For those who don’t know, “vundabar” is a German word that translates to “wonderful” and if I could describe the L.A. show in one word it would be “vundabar” Ha-ha.

I had never been to Non Plus Ultra, but the venue was once a warehouse and in its current state, seems to be a great place for upcoming bands to play at. It was a really laid back environment, filled with more people than I expected and some sick projections to give it a psychedelic vibe. Even the famous singer-songwriter, Ryan Adams, was there to check out the new talent. I could not believe it – I had to Google “Ryan Adams” on my phone to ensure it was him…Needless to say, I am not used to the Los Angeles scene.

There was a homeless man who came to party at the show and as he was walking in, he enthusiastically yelled, “it’s just rock and roll!” I was unable to get his name, but he danced and smiled watching the bands play and was certainly a favorite among the crowd. He came up to me outside minutes before interviewing the guys and the information I was able to get from him was that he was a veteran who immigrated to the United States and loved it much more than where he grew up despite his current struggles.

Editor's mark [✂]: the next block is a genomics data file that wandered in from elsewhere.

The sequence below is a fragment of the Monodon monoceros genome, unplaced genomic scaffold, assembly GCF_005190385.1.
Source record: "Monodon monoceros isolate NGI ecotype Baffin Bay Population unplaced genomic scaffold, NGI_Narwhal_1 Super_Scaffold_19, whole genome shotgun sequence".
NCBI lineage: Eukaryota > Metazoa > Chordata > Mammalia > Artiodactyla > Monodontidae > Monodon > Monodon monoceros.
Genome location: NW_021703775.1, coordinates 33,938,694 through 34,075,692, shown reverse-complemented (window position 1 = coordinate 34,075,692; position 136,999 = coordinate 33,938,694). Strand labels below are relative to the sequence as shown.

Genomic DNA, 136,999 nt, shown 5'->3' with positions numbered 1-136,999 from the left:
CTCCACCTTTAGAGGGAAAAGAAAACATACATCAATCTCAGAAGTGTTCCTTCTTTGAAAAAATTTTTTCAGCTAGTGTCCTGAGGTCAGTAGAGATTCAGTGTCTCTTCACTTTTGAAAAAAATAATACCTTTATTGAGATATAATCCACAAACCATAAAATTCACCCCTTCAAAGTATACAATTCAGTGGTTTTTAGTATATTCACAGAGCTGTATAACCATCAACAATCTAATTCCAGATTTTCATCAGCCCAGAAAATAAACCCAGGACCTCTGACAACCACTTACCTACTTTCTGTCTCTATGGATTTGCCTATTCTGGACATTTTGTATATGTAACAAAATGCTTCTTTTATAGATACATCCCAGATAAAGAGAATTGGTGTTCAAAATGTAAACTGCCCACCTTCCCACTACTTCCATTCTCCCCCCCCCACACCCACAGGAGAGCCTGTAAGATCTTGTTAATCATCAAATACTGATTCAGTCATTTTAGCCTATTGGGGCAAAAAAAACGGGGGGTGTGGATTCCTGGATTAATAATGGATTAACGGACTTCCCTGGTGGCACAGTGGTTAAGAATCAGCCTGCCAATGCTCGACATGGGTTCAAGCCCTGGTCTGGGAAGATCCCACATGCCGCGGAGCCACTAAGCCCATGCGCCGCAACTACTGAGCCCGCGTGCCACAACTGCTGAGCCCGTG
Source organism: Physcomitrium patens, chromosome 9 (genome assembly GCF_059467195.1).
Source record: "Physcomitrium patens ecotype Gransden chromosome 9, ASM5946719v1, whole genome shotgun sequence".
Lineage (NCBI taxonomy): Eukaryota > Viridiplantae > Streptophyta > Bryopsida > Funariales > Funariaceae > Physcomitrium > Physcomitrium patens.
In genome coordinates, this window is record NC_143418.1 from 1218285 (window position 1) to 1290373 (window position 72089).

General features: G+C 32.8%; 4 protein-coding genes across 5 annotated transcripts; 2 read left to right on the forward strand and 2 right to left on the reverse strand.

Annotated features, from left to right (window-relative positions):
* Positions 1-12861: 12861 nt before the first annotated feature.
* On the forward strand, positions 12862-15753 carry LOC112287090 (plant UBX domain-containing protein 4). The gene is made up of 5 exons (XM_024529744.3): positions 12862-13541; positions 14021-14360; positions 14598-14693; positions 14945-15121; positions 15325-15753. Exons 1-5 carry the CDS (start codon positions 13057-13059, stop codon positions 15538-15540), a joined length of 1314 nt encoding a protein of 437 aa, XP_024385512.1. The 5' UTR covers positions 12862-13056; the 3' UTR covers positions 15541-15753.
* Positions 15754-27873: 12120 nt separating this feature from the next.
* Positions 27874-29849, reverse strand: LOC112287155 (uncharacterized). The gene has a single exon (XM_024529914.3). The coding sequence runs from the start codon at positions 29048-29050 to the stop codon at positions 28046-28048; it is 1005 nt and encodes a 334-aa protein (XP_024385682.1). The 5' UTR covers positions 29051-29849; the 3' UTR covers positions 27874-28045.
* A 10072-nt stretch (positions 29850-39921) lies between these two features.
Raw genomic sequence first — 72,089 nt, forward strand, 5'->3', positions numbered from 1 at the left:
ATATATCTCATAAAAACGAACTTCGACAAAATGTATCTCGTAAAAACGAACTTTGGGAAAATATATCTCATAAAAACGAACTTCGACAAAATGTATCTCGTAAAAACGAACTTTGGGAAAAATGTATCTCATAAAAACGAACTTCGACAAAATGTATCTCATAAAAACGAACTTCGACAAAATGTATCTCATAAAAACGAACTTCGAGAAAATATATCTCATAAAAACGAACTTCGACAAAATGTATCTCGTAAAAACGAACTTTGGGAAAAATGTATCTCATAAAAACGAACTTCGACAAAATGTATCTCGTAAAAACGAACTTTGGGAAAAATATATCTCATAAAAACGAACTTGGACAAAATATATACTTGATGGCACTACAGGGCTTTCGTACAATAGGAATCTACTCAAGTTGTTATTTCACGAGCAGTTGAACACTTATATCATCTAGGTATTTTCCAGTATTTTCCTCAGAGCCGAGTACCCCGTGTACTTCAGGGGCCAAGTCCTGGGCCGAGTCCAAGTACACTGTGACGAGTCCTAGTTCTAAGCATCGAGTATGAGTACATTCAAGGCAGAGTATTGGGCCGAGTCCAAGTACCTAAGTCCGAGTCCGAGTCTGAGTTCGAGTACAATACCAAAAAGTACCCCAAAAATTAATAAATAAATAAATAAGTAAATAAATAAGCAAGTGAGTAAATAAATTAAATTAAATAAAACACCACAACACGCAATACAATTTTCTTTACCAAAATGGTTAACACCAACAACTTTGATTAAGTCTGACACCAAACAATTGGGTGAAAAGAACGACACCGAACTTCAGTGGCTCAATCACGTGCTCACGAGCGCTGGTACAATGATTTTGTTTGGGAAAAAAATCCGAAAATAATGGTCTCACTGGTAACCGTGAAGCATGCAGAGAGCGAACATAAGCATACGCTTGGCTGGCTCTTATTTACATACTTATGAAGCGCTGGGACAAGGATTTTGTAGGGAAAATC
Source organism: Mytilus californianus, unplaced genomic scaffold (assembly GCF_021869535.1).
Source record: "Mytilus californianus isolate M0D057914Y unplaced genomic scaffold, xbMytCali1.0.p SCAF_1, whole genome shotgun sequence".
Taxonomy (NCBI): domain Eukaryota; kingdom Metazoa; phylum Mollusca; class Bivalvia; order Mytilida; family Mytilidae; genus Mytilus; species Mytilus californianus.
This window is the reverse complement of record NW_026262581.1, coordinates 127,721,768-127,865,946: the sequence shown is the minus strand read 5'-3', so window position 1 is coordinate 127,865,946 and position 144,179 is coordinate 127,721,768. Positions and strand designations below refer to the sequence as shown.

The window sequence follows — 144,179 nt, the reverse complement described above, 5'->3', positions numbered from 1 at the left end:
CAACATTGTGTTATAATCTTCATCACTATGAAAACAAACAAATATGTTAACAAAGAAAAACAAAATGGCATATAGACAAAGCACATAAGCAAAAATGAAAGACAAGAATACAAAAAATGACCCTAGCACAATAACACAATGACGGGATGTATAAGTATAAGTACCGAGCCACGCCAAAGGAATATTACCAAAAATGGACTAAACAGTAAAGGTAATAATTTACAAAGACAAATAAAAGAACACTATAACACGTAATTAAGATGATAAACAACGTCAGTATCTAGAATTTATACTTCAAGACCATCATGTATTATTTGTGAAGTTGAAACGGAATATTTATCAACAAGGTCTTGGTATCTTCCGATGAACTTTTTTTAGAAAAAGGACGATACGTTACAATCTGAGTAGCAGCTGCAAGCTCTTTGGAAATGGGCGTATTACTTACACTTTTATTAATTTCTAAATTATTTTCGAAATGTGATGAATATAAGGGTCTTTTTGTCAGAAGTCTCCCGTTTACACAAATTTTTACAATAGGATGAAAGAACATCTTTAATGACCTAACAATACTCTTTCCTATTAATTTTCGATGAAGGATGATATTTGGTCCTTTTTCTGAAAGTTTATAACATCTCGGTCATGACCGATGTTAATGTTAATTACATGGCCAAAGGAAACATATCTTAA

Brandon Hagen, singer of Vundabar, humorously introduced the band.

“We’re Vundabar, we’re playing a sold out show at The Echoplex tonight…it’s gonna be a good time.”

SUCKER: Okay, so I’m sure you guys get this a lot, but is there any reason why you picked “vundabar” for your band name? Why a German word?

VUNDABAR: There’s no reason at all, we just kind of decided on it.

SUCKER: What’s your favorite part about touring?

VUNDABAR: “Seeing new faces, meeting new people, making new experiences…We saw Tom Cruise,” Hagen said.